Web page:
University rejects Gay Lives Matter poster promoting guest speaker


DePaul Turning Point USA (DTPUSA) hosted  author and journalist Jamie Kirchick for a speech entitled “Dicatorships and Radical Islam: Enemies of LGBTQ Rights” May 10. Kirchick, who has been published in the Atlantic, Wall Street Journal and more works to highlight how the LGBTQ community is marginalized and persecuted in foreign nations abiding by Sharia law principles.

To promote the event, DTPUSA proposed a Gay Lives Matter poster using the iconic Black Lives Matter (BLM) logo. The poster was denied approval by the DePaul administration.

Matt Lamb, a spokesperson for Turning Point USA and advisor of the group’s DePaul chapter, believed refusing the BLM poster was an infringement of free speech rights and an overstep by the university.

“The administration just decided for Black Lives Matter that they don’t like the (use of) the logo but its pretty common to use similar imagery, to play off common themes to get a message across,” Lamb said.

Lamb also said that the use of BLM imagery makes sense considering the issue Kirchick speech was highlighting.

“(The speech was) basically (about) the way Islam is distorted by countries to justify execution and imprisonment,” Lamb said. “That’s why it said Gay Lives Matter. The same way Black Lives Matter wants to call attention to what they feel is unfair treatment, police brutality against African Americans, we wanted to say, ‘Hey, there’s also this oppression of people that are gay under radical Islam and other (authoritarian regimes like in) Russia.”

DePaul officials denying the Gay Lives Matter poster echoes a similar situation in which the DePaul College Republicans had a All Lives Matter poster promoting their organization and its pro-life values refused in October 2016.

The university did not respond to a request for comment on the Gay Lives Matter poster, but released a statement following the All Lives Matter poster’s denial last October.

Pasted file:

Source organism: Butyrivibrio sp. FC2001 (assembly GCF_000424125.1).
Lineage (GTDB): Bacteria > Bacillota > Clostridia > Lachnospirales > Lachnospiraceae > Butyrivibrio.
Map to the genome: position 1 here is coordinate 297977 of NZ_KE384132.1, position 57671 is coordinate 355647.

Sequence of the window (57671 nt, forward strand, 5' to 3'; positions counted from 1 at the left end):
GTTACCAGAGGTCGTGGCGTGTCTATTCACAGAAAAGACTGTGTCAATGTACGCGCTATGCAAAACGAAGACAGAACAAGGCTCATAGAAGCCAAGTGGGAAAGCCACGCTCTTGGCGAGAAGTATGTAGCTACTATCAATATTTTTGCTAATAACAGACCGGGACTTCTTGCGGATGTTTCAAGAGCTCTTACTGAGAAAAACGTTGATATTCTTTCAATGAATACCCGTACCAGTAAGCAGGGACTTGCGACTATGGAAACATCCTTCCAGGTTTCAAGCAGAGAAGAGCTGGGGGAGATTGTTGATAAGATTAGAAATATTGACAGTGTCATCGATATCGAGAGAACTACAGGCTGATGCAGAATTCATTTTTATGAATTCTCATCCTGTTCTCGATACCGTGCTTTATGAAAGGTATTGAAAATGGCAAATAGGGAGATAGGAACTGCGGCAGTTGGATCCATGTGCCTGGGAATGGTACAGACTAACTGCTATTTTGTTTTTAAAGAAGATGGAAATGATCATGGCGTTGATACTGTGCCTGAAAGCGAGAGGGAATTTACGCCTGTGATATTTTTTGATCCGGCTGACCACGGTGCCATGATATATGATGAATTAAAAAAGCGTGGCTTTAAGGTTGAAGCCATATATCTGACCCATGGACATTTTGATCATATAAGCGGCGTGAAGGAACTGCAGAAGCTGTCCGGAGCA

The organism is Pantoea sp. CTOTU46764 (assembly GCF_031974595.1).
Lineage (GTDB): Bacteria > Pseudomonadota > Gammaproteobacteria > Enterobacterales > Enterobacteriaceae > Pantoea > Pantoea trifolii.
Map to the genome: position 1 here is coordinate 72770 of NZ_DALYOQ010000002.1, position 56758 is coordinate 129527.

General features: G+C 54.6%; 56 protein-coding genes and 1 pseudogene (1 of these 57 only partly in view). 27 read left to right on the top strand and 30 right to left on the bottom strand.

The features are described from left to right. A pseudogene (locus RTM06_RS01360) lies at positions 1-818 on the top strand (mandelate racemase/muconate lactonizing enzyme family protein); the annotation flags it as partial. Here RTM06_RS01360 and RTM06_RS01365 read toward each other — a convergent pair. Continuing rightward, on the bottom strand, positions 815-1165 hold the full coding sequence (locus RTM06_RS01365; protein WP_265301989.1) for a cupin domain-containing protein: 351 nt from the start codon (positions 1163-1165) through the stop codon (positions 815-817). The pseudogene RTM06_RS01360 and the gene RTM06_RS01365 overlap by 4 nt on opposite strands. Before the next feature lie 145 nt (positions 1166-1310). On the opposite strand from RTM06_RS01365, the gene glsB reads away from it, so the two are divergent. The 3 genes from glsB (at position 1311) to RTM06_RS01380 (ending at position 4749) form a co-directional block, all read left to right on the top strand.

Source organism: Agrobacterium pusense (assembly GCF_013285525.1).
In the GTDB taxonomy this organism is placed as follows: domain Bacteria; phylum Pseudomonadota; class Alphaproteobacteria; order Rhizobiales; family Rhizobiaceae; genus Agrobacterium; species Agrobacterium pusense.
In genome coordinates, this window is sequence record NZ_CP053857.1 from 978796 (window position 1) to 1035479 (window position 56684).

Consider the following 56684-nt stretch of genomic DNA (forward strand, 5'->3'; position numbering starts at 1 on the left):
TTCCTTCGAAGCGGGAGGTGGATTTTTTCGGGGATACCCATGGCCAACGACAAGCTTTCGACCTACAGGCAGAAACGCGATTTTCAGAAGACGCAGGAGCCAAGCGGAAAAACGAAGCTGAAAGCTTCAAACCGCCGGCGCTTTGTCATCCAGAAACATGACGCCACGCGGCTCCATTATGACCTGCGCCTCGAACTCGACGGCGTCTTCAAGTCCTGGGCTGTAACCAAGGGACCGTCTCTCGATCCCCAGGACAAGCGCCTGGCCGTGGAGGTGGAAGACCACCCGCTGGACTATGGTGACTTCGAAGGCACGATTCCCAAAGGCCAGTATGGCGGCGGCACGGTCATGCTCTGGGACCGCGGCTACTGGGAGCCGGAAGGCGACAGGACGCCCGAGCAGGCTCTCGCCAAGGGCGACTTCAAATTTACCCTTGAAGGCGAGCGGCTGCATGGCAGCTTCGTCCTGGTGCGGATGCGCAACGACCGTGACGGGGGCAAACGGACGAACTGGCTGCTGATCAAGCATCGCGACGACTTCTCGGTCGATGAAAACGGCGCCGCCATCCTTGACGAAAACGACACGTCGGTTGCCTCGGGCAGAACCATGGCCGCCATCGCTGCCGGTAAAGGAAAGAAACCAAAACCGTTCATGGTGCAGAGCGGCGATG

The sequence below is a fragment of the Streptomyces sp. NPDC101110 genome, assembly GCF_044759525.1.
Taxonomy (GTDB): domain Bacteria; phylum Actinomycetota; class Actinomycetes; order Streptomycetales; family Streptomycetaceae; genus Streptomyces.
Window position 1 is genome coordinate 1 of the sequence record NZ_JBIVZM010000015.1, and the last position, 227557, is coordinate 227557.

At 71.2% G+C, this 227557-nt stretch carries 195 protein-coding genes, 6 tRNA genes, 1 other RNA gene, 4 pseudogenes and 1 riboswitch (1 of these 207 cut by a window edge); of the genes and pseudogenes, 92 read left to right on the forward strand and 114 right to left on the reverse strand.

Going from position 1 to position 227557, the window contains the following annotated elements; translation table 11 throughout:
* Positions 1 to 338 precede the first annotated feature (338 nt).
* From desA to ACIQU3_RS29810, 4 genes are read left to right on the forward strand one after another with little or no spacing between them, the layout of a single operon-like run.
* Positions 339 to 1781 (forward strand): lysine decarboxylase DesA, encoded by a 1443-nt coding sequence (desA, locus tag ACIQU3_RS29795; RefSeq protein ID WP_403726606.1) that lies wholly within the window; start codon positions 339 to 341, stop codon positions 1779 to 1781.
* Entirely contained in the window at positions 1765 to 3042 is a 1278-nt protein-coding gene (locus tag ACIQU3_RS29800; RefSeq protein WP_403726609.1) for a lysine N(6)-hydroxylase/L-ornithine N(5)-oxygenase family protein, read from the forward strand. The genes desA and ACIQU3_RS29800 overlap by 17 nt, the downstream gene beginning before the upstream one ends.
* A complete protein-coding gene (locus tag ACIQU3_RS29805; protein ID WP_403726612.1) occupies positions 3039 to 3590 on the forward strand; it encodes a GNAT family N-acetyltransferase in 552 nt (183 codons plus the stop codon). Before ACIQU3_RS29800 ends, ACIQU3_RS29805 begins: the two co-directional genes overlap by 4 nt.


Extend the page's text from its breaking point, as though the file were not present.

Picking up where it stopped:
“In making this decision, we looked no further than the university’s Guiding Principles for Speech and Expression which note a ‘distinction between being provocative and being hurtful,’” the statement said. “The principles also state that ‘speech whose primary purpose is to wound is inconsistent with our Vincentian and Catholic Values.’ The proposed banner was, at best deceptive, and the words, font, colors and design were clearly intended to do a disservice to the Black Lives Matter and pro-life movements. The students submitted an alternative banner that was approved.”

John Minster expressed surprise to the poster’s rejection similar to Lamb’s when interviewed about the matter in October 2016.

“We were upset and surprised,” Minster said. “We were surprised because while we understand where (the administration is) coming from, given the issue (and) given the problems we’ve already had with speech at the school, we assumed that given it’s just a poster this wouldn’t be an issue. (We thought) this is something that they would say, ‘OK, fine.’ They might not agree with it, they might not like it, but given the sort of pro-life values behind it we thought it would be fine. And obviously we thought wrong.”

According to Lamb, this incident is a first for DTPUSA but common in other chapters of the organization.

“Our Turning Point Chapter at DePaul has not faced similar controversy but certainly our chapters elsewhere have had trouble getting approved for the club and free speech (issues),” Lamb said. “But the DePaul  chapter hasn’t faced any trouble with the administration (before this poster issue) as far as I know.”